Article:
The impressive therapeutic results obtained in promyelocytic leukemia encouraged the exploration of the RA therapy in patients with different forms of leukemia. In this context, some studies have been performed on relapsed and refractory or poor prognosis AMLs, in which RA was used along with either standard or low-dose Ara-C; in these studies, a variable, but significant proportion of the patients exhibited a therapeutic response to treatment.3,4 However, in these studies, the pattern of RARα expression as well as the integrity of RARα alleles were not investigated. Neither of our patients exhibited morphological, cytogenetic, or molecular abnormality, suggesting an APL or APL variant. However, investigation of the cellular localization of RARα by immunofluorescence showed an aberrant protein distribution, altering expression from the nucleus to the cytoplasm. Of interest, both APL and these 2 cases of secondary AML exhibit an abnormal pattern of nuclear protein localization (PML and RARα in APL and only RARα in secondary leukemias) that may be used for rapid diagnosis. However, an interesting difference between APL and the 2 secondary AMLs of the present study consists in the relocalization of both PML and RARα after RA treatment observed in APL,6 as compared with the permanently delocalized cytoplasmatic pattern in secondary AML after RA treatment. It remains to be determined whether the delocalization of RARα protein from the nucleus to the cytoplasm observed in these 2 patients is dependent on an alteration of 1 of the 2 RARα alleles. In this context, Western blot analysis of cell lysates showed, with a specific anti-RARα antiserum, the presence in both patients of an RARα protein exhibiting a slightly reduced apparent molecular weight. This alteration could be dependent either on a mutation in the coding sequence of 1 of the 2 RARα alleles or on a posttraslational modification. In conclusion, our study indicates that secondary AML can be responsive to differentiating therapy with ATRA; these leukemias are characterized by an anomalous RARα subcellular localization.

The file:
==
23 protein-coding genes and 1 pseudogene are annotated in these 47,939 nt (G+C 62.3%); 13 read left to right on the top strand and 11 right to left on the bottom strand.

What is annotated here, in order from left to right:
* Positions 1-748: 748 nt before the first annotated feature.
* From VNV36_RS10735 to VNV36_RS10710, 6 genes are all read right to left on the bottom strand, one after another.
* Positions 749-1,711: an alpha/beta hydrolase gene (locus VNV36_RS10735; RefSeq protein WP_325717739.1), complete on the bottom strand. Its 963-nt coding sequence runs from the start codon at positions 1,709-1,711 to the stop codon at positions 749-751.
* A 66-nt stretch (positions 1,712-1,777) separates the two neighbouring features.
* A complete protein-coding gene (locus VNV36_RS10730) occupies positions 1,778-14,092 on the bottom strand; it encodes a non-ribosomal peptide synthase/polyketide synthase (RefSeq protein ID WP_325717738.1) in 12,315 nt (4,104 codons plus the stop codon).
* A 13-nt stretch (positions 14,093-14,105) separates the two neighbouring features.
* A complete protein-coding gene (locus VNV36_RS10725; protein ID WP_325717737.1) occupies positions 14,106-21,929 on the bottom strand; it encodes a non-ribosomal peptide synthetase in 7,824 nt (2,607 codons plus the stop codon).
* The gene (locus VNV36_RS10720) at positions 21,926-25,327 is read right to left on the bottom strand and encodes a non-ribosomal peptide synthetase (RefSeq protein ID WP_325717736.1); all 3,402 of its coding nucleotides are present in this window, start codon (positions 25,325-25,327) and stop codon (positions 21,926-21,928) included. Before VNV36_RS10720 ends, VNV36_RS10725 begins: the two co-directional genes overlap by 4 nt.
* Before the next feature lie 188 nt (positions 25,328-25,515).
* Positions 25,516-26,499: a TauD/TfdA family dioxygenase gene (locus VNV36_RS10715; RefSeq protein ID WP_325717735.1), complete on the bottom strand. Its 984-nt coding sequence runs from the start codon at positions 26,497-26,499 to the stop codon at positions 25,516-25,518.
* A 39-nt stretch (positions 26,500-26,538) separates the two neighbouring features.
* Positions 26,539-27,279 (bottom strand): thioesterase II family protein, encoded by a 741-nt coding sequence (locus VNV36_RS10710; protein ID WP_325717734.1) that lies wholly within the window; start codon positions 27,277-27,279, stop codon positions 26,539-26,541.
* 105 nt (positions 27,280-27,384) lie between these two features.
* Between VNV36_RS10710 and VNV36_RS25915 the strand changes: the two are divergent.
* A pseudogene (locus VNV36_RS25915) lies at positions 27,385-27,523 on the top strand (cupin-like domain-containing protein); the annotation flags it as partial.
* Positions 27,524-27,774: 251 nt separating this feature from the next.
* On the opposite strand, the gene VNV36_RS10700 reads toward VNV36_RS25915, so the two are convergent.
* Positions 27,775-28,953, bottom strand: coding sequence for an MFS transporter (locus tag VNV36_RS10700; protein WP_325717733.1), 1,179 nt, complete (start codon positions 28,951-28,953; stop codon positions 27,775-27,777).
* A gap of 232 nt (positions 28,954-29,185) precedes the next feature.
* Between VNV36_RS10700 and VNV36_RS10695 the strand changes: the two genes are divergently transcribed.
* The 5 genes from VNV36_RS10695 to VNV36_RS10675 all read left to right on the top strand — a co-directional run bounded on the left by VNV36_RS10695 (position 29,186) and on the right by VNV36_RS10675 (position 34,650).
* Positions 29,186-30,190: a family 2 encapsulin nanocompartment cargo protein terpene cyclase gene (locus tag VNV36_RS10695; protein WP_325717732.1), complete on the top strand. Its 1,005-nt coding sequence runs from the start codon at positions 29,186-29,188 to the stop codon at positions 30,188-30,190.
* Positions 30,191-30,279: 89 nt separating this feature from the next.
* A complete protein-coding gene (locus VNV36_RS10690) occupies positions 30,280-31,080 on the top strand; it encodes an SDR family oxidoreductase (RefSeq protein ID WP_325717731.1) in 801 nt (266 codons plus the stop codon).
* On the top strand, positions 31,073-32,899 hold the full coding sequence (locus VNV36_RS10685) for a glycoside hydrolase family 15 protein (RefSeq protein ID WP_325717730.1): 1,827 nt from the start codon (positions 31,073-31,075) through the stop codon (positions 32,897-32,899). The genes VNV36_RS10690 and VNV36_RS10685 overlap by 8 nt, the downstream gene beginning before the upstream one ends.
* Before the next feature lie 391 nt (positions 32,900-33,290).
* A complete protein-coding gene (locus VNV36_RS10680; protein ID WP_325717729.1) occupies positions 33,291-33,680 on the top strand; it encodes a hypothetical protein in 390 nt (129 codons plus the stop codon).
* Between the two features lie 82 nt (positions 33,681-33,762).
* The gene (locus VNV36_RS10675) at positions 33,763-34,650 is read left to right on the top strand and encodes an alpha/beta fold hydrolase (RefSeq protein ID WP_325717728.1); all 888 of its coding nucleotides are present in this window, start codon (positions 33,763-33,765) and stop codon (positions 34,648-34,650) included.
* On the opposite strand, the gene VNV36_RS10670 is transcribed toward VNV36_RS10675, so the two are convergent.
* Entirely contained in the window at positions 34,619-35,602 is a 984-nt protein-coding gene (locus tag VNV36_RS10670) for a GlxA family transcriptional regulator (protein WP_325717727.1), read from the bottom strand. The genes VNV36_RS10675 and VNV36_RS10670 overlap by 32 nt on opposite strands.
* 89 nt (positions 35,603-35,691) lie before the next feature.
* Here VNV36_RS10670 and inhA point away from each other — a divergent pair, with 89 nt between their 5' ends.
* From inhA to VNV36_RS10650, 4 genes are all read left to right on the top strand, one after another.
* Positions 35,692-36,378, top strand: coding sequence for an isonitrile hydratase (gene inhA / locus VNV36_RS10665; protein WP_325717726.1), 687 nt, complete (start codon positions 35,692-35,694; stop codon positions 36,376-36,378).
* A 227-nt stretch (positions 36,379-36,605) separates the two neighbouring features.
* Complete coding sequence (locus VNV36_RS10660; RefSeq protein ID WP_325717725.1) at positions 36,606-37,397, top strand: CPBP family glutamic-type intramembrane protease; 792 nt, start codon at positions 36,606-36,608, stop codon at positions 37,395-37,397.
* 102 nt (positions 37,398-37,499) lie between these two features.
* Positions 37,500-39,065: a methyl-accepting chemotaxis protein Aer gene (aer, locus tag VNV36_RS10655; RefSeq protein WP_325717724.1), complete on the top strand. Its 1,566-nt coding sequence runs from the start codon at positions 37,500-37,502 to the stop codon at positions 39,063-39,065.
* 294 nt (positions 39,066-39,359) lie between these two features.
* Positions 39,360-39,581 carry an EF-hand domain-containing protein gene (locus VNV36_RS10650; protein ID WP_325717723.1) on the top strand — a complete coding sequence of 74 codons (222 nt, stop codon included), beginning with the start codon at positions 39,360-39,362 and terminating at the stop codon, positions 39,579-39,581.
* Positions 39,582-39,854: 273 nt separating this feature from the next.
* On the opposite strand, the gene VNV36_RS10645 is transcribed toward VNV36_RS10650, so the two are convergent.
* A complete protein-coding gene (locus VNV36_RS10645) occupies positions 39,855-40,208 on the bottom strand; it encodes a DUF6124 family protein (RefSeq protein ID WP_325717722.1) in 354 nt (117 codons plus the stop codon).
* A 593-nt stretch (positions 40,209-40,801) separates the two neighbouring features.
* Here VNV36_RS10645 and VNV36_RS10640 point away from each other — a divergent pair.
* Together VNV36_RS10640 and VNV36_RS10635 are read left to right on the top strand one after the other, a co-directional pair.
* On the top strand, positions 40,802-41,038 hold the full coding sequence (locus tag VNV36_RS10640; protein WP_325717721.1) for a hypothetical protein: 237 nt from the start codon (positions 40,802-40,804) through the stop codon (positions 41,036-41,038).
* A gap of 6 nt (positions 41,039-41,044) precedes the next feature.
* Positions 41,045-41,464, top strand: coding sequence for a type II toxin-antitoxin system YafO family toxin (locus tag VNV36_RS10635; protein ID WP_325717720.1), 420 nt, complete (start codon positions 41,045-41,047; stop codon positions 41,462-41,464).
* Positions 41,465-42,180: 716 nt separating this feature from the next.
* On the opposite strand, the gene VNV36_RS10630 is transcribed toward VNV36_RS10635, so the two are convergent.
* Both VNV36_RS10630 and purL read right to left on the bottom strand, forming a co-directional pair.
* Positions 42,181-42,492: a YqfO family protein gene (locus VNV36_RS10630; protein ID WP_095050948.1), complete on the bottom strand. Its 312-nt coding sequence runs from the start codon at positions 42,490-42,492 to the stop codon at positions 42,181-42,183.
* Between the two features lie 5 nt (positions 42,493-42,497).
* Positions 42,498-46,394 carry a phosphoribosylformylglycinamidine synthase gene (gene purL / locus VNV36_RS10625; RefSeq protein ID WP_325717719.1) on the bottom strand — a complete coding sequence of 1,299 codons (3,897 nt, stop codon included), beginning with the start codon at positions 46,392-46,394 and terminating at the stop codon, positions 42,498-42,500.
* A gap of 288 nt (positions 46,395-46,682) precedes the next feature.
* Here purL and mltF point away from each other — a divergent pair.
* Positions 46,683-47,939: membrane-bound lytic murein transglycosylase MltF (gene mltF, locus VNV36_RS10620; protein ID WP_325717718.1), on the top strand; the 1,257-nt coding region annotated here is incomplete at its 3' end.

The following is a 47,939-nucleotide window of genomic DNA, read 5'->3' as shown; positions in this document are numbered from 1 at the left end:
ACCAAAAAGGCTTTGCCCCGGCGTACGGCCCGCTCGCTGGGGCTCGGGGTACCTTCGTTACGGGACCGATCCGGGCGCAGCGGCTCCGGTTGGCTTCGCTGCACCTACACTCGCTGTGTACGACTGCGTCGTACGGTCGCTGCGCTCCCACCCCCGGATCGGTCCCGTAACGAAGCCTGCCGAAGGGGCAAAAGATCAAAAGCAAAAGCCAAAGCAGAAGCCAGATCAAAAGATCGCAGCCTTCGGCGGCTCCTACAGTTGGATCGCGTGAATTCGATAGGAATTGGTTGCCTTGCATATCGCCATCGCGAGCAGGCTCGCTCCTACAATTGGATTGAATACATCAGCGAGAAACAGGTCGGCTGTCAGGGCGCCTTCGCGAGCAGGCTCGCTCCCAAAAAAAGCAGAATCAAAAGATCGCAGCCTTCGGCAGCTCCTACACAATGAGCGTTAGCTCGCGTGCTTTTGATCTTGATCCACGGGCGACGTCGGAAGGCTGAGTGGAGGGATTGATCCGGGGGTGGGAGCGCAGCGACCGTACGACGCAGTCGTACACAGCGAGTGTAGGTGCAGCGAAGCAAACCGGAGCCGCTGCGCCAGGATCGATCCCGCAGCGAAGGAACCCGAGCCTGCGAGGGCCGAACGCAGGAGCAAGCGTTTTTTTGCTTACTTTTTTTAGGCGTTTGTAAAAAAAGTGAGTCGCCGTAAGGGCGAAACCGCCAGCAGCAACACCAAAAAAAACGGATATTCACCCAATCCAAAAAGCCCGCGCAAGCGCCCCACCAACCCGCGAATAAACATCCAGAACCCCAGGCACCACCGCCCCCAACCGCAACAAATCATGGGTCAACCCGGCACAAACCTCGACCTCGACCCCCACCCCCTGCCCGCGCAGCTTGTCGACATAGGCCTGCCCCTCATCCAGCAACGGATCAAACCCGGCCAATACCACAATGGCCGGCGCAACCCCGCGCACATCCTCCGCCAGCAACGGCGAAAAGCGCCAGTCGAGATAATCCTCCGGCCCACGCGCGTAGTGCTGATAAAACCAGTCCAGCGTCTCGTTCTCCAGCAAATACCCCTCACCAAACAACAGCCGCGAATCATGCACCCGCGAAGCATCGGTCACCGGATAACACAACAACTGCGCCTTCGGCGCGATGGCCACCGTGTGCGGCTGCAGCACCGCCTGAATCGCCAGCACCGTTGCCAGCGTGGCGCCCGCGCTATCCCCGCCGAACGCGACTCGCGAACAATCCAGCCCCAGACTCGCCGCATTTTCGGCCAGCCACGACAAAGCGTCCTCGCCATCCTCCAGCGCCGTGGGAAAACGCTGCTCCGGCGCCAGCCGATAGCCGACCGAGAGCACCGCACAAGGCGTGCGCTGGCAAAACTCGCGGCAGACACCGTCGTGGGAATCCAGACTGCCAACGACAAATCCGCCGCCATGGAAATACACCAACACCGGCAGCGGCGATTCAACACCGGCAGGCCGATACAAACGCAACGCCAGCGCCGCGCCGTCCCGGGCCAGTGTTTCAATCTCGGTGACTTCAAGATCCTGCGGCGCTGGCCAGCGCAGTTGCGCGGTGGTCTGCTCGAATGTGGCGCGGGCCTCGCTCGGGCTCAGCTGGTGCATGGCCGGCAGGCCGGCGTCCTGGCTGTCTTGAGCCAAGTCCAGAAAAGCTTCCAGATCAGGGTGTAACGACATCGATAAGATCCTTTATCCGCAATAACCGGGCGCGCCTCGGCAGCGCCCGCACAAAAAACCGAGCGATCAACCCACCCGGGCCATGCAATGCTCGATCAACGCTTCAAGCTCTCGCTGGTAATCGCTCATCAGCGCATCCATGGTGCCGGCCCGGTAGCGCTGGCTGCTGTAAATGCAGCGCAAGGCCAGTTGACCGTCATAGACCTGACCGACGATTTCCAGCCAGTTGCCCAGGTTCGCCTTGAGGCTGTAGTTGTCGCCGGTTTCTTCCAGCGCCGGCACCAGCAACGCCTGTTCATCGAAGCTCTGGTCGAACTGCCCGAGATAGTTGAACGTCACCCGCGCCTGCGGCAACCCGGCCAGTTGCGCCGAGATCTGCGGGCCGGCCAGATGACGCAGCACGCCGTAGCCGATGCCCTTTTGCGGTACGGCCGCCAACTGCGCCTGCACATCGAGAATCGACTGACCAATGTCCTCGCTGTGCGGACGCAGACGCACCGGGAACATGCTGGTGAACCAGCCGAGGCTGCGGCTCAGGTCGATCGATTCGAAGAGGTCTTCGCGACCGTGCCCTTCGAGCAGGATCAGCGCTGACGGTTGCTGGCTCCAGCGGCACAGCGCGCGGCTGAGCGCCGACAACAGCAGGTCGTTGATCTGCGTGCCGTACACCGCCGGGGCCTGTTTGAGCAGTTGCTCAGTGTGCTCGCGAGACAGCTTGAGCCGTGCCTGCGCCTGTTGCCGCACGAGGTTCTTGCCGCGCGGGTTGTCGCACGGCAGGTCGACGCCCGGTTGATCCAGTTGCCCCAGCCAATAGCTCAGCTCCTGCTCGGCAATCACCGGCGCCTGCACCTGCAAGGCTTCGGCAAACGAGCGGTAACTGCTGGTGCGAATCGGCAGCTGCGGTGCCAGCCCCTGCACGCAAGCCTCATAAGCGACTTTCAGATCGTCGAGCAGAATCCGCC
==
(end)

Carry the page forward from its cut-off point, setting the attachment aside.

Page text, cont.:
ACKNOWLEDGMENT

E.O.L.B. was supported by a fellowship from FIRC (Fondazione Italiana per la Ricerca sul Cancro).